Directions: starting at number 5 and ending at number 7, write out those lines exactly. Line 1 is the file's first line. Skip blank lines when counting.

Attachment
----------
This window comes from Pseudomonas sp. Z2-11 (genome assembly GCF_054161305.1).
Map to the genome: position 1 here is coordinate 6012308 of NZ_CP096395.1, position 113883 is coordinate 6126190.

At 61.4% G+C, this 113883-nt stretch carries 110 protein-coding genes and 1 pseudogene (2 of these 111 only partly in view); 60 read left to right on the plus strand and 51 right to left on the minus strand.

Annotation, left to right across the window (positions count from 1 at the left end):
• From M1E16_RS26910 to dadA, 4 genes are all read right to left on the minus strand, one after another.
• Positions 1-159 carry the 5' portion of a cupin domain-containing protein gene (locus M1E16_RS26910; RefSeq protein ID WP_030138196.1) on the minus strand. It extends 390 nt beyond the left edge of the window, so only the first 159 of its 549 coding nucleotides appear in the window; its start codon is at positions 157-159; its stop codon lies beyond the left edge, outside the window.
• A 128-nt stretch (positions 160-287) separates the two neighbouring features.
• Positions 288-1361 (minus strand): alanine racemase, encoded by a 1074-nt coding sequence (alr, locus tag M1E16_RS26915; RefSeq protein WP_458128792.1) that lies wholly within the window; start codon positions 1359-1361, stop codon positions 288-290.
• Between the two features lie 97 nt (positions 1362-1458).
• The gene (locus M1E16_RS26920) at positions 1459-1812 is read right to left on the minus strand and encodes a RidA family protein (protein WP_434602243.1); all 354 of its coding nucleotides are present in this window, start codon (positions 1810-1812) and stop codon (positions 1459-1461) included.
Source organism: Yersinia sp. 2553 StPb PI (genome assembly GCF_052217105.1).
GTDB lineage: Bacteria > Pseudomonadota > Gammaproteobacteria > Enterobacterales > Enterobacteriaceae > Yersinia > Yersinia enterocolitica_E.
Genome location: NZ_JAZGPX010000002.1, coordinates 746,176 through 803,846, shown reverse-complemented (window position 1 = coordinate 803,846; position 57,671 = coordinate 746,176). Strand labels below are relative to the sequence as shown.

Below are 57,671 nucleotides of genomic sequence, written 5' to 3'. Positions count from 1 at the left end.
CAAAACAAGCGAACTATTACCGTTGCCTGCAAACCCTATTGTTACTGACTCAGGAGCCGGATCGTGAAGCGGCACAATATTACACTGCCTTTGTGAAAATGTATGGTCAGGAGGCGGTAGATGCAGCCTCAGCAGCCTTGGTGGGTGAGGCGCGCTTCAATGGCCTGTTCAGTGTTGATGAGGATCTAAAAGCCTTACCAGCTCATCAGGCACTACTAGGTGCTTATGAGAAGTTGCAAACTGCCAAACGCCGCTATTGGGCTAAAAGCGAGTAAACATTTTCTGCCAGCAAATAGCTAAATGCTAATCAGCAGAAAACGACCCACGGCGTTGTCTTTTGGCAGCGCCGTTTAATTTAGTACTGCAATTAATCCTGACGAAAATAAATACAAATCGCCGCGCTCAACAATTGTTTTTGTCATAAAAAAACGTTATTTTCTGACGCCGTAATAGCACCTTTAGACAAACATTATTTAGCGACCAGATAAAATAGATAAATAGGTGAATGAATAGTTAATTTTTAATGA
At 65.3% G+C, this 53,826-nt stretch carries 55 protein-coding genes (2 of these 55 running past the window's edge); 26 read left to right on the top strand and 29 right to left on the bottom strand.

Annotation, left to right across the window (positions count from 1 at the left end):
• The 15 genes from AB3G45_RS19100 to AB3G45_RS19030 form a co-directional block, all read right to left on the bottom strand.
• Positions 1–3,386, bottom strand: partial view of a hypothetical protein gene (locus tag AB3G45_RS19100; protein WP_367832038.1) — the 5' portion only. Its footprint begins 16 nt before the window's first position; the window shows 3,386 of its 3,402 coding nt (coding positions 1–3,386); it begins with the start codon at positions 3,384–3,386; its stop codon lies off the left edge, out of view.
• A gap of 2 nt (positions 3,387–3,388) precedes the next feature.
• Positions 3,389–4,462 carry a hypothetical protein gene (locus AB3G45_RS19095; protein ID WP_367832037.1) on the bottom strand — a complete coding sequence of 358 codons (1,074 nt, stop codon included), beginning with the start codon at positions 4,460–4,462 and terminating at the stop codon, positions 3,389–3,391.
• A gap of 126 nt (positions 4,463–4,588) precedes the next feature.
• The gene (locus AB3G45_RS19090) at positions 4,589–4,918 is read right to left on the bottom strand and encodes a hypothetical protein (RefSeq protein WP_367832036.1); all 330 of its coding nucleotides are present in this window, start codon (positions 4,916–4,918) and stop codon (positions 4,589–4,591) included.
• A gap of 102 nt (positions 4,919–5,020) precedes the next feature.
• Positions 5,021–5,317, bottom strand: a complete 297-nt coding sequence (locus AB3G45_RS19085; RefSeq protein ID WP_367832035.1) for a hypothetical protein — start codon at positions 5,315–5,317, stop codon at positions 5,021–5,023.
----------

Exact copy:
• From M1E16_RS26910 to dadA, 4 genes are all read right to left on the minus strand, one after another.
• Positions 1-159 carry the 5' portion of a cupin domain-containing protein gene (locus M1E16_RS26910; RefSeq protein ID WP_030138196.1) on the minus strand. It extends 390 nt beyond the left edge of the window, so only the first 159 of its 549 coding nucleotides appear in the window; its start codon is at positions 157-159; its stop codon lies beyond the left edge, outside the window.
• A 128-nt stretch (positions 160-287) separates the two neighbouring features.